said that to prevent the import of sugar into this country would be to raise the price of that commodity, and put our manufacturers in a worse position than now, compared with those of France and Germany. After that injury had been inflicted on the British manufacturers and consumer, the question was how you could alleviate the injury. The British Government having made up their minds to penalise the bounties, that penalisation ought to be in their own hands, and beyond the control of foreign countries, which were our rivals in commercial affairs. It was unfortunate, however, that this country should be in the hands entirely of a Commission on which we had only one vote, and our competitors and rivals had ten votes. The Colonial Secretary said the other night that every one of these foreign countries had only one vote. That was true, but after all, the interests of all the other Powers went one way, and our interests went another way, because they were producers and we were consumers; they were sellers and we were buyers. Tins Commission once created—and apparently they were not allowed to discuss, in Committee, whether it should be created or not—it was a most serious question whether we should allow it to dictate to us in regard to the countries whose sugar we should penalise or prohibit. At the present time, six countries, including Great Britain, had ratified the Convention. All the other countries—a considerable number of them, perhaps the majority, being sugar producing countries—were outside the Convention. Of the five other countries which had ratified the Convention only the sugar systems of Belgium and Germany had yet been passed by the Commission as satisfactory, and that only by a small majority. He understood that the British representative was in the minority. Therefore, at the present time, there were only two countries the importation of whose sugar we might not have to prohibit. And we might have to-morrow to prohibit imports of sugar from Austria-Hungary if the Commission reported against the system of the Dual Monarchy. The Colonial Secretary had said that if Austria-Hungary broke away, a new Convention would have to be held. That was not so, for Article X. said that in the event of one of the States denouncing the Convention and withdrawing from it, the other States should retain their right of also withdrawing. There was no question therein regard to a new Convention. His point was that we were putting ourselves in a most dangerous position. We would be called upon to prohibit sugar from other States at the beck and call of our-foreign competitors, and we would not have the option of imposing countervailing duties. Therefore we should lose our sugar on the one hand, and our revenue on the other. He must say that the whole of this Convention was founded upon the most extraordinary piece of politico-economic folly which had come under his observation for many years. Under this new fiscal policy we were going to give up to our competitors £8,000,000 a year, and to put ourselves in a worse position with regard to Germany and other countries than we were ever in before; and all this in the name of free trade! He was sorry that the Government should have endeavoured to carry it through, and he believed that if this, matter had not been turned into a Party question by the Government, they should never have been able to pass the Convention through the House of Commons.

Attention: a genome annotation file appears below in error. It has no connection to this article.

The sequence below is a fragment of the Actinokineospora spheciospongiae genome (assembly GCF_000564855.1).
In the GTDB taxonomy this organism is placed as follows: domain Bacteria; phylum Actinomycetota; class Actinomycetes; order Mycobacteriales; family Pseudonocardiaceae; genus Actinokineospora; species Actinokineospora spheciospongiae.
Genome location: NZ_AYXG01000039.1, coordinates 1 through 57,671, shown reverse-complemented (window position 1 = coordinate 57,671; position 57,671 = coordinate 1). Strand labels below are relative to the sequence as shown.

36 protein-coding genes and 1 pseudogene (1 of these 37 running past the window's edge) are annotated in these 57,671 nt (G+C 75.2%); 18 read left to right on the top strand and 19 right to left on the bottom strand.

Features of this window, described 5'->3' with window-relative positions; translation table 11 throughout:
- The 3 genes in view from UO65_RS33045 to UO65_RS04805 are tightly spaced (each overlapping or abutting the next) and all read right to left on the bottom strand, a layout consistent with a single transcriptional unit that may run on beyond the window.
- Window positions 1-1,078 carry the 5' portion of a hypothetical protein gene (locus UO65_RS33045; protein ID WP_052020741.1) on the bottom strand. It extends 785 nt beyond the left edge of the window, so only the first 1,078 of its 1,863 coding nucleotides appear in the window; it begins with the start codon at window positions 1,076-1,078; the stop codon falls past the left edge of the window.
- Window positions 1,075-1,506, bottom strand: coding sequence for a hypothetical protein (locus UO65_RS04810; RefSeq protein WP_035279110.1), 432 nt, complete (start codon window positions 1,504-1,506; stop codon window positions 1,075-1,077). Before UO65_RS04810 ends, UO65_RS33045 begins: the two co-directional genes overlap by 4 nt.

said that the hon. Member seemed to have taken this opportunity to make a Second Reading speech, through which, however, he did not intend to follow him. There was only one question before the Committee, and that was whether the Government were to be empowered to carry out the Convention; and yet, after a quarter of an hour occupied by the hon. Member, he was as much in the dark as ever as to the policy which the hon. Member wished the Government to adopt.